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Road Kill
Tim Crothers
February 19, 1996
On its home floor Orlando has been nothing short of invincible, but there has been little that's magical about its performance anywhere else
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February 19, 1996

Road Kill

On its home floor Orlando has been nothing short of invincible, but there has been little that's magical about its performance anywhere else

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No Place Like Home

Orlando may be closing in on the NBA record for home victories to start a season, but Shaquille O'Neal (above) and the Magic have been anything but dominating on the road. Here's how the defending Eastern Conference champions stacked up at home and on the road in the first half of the season.

At Orlando

On the Road

Magic record



Magic points per game



Opponents' points per game



Magic field goal percentage



Opponents' field goal percentage



Magic free throw attempts per game



Opponents' free throw attempts per game



Magic rebounds per game



Opponents' rebounds per game



Magic turnovers per game



Opponents' turnovers per game



Source: Elias Sports Bureau

One Magic Place is more than just the mailing address of Orlando Arena. At the All-Star break last week the Magic had played 25 games there without a loss. Call it the 25-0-rena. Orlando was three wins shy of setting the NBA record for home victories to start a season. Three times at home this year, point guard Anfernee Hardaway had won a game with a buzzer-beater.

But almost everywhere the Magic had traveled this season had been One Tragic Place. Orlando lost its first road game in Atlanta by 33 points. Went belly up in Dallas. Lost by 17 in Toronto. And on Jan. 13, when Hardaway tried to reproduce his game-winning magic in San Antonio with the Magic trailing by one point in the waning seconds, he was stuffed by Doc Rivers. Orlando had collected just nine wins in 23 games away from home and had suffered so many breakdowns on the road that it should consider joining AAA.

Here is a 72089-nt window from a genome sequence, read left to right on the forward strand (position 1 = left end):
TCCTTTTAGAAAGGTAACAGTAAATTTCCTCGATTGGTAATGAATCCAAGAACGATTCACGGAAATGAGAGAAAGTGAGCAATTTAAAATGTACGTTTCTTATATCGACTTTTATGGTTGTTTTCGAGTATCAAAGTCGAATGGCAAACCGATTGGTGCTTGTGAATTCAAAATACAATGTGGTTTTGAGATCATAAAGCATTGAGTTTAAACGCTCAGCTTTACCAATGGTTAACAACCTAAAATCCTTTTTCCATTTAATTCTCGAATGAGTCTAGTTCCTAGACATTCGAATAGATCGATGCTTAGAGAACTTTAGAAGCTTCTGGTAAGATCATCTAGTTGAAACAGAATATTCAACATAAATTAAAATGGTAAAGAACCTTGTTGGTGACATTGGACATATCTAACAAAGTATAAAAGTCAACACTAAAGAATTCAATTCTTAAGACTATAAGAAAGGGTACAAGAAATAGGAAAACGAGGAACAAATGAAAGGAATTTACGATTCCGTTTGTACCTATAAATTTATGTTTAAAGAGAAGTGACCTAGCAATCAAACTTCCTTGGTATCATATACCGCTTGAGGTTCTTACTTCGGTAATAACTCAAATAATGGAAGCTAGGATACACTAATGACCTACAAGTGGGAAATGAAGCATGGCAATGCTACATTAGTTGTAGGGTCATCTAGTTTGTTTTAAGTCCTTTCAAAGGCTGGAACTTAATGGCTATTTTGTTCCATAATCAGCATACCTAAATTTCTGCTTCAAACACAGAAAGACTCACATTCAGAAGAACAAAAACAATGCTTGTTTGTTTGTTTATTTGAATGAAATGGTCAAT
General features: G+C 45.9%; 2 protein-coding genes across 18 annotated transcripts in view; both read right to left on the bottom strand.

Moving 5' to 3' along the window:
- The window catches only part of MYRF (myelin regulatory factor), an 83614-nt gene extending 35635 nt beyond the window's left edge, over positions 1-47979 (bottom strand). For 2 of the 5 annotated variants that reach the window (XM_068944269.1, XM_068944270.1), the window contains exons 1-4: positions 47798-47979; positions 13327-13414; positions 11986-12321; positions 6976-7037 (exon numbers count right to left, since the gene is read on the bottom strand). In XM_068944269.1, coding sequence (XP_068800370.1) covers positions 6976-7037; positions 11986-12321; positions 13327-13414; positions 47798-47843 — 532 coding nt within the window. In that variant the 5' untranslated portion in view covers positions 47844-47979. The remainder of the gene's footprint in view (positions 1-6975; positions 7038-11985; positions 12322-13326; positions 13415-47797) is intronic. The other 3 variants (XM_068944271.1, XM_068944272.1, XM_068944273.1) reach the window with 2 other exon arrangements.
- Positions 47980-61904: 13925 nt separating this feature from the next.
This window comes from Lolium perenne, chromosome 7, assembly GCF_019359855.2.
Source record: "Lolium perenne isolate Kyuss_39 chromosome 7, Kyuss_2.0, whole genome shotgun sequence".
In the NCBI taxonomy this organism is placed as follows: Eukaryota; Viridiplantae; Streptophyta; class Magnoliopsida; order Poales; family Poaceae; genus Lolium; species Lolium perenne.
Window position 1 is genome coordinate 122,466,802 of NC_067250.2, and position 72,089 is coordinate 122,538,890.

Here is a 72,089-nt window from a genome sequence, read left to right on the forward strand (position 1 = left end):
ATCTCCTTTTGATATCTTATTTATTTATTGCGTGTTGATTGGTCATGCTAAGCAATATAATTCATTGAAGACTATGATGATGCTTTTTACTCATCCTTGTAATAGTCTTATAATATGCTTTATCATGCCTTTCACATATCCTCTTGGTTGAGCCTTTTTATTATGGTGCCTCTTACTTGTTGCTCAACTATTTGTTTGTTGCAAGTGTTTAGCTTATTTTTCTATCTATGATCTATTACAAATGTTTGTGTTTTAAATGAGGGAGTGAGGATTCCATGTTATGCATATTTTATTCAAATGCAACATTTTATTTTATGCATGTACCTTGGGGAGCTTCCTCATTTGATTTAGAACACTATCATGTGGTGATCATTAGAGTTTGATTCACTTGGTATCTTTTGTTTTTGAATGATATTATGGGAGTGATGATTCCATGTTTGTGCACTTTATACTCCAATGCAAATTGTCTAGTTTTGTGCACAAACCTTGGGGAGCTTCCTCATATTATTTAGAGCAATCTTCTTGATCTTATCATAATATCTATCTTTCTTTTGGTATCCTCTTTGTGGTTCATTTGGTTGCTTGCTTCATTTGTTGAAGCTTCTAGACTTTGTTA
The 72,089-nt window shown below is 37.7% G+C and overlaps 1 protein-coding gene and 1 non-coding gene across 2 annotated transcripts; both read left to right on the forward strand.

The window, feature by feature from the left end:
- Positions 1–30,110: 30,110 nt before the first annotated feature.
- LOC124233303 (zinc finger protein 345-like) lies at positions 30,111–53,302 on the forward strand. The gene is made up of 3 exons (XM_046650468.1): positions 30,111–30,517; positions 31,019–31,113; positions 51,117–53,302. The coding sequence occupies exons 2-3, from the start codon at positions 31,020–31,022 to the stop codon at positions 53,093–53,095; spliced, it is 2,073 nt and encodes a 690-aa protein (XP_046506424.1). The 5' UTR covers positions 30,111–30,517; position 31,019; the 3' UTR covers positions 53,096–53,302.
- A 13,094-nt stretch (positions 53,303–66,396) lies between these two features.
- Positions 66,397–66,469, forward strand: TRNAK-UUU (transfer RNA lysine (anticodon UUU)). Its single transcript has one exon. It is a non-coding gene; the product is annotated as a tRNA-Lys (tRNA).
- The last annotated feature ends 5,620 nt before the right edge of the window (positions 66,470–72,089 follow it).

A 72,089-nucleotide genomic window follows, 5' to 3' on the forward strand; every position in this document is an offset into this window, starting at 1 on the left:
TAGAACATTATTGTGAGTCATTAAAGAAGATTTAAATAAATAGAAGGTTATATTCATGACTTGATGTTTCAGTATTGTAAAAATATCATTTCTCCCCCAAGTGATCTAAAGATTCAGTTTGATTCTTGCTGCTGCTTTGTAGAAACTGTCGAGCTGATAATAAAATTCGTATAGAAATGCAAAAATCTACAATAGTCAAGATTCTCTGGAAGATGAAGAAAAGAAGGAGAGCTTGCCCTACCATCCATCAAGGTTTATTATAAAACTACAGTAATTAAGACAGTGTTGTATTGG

The Magic's home record was 15 games better than its road mark, by far the league's largest disparity in that category. During one 24-hour period last week, the Magic displayed both sides of its split personality.

Before Orlando played host to the Sacramento Kings on Feb. 6, Sacramento coach Garry St. Jean jacked himself up by watching a Ronald Reagan western and then endeavored to fire up his Kings with a few words borrowed from the Gipper. Nice try. Five Orlando players scored in double figures, and the Magic cruised to its 25th consecutive home win, by a 112-102 margin. "Too many horses, too many Indians, too many arrows," St. Jean said after the slaughter. "This is a mean den."

The next night, in Detroit, Orlando led the Pistons 76-73 after three quarters. Then the Magic offense disappeared. Orlando made one field goal in the fourth quarter, none in the last 11 minutes. The Magic was 1 of 16 from the floor and clanked 5 of its 10 free throws. Its seven points was the lowest output in franchise history, and the result was a 97-83 loss.

What's up? Could it be, as his sneaker commercial suggests, that when Hardaway hits the road he is dogged by the worry that Little Penny is throwing a party and trashing his house? What do you say, Penny? "My feeling is that we are just so comfortable in our place that we relax and have fun here," says Hardaway of the arena in which the Magic was 63-3 in the regular season since the start of last season. "We have an arrogance about ourselves on our court that's missing on the road."

To truly understand the plight of these road worriers requires first looking at why they're so dominant at home. The atmosphere is like a camp for kids with overactive pituitaries. After a practice in January, for example, each player armed himself with a Supersoaker squirt gun and proceeded to wage water war games in the hallways of the O-rena. The players swap comic books before games. Shaquille O'Neal even treated the Kings to a full moon during a shootaround last week.

Granted, there's no graffiti on the bathroom walls. Rather, Magic staffers post malapropic platitudes like SUCCESS IS MORE APTITUDE THAN OPTITUDE, which, as near as we can figure, translates to SUCCESS IS MORE APTITUDE THAN OPTIMISM. There are so many fresh-scrubbed faces, so much insufferable good cheer around the Magic Kingdom, you expect an Up With People concert to break out any second.

Games in Orlando are accompanied by a cacophony of deafening music, bells, whistles and firecrackers, with a few flashing disco balls and lasers thrown in—Lollapalooza with backboards. It had become such a circus that the NBA adopted new guidelines in the off-season that forced the Magic and other teams to tone down their sound and light shows. Then there's Paul Porter, a public-address announcer with an attitude. "I guess you could say I'm taunting the opposition when I announce, 'Nooooo baaaasket...traaaveling,' " intones Porter. "If the environment we create flusters a player or upsets a coach, that's great."

Porter believes that the frenzy helps Orlando win games. As evidence he points to the November night when the New Jersey Nets, apparently dazed and confused by the pyrotechnics, sent only four players onto the court following a timeout. The resulting technical foul against the Nets sparked a Magic comeback in a game Orlando won in triple overtime.

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